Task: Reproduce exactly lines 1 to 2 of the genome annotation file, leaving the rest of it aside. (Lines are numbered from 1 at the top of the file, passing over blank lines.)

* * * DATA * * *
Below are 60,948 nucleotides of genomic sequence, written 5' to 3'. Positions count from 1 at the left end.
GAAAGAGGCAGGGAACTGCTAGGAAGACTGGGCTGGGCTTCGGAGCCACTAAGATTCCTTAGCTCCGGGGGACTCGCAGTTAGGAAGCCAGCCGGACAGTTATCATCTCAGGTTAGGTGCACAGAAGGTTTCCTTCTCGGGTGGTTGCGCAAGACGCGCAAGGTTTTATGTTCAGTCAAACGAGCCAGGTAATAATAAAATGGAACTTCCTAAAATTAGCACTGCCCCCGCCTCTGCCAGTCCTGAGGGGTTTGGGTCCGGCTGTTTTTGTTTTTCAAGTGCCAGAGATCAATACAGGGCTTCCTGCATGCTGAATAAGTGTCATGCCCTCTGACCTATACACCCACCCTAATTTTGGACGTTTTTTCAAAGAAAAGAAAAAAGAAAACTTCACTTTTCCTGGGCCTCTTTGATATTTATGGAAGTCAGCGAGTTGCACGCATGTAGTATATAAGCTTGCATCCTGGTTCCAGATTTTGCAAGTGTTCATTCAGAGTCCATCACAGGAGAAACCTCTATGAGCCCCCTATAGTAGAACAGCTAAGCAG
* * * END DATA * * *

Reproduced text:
Below are 60,948 nucleotides of genomic sequence, written 5' to 3'. Positions count from 1 at the left end.
GAAAGAGGCAGGGAACTGCTAGGAAGACTGGGCTGGGCTTCGGAGCCACTAAGATTCCTTAGCTCCGGGGGACTCGCAGTTAGGAAGCCAGCCGGACAGTTATCATCTCAGGTTAGGTGCACAGAAGGTTTCCTTCTCGGGTGGTTGCGCAAGACGCGCAAGGTTTTATGTTCAGTCAAACGAGCCAGGTAATAATAAAATGGAACTTCCTAAAATTAGCACTGCCCCCGCCTCTGCCAGTCCTGAGGGGTTTGGGTCCGGCTGTTTTTGTTTTTCAAGTGCCAGAGATCAATACAGGGCTTCCTGCATGCTGAATAAGTGTCATGCCCTCTGACCTATACACCCACCCTAATTTTGGACGTTTTTTCAAAGAAAAGAAAAAAGAAAACTTCACTTTTCCTGGGCCTCTTTGATATTTATGGAAGTCAGCGAGTTGCACGCATGTAGTATATAAGCTTGCATCCTGGTTCCAGATTTTGCAAGTGTTCATTCAGAGTCCATCACAGGAGAAACCTCTATGAGCCCCCTATAGTAGAACAGCTAAGCAG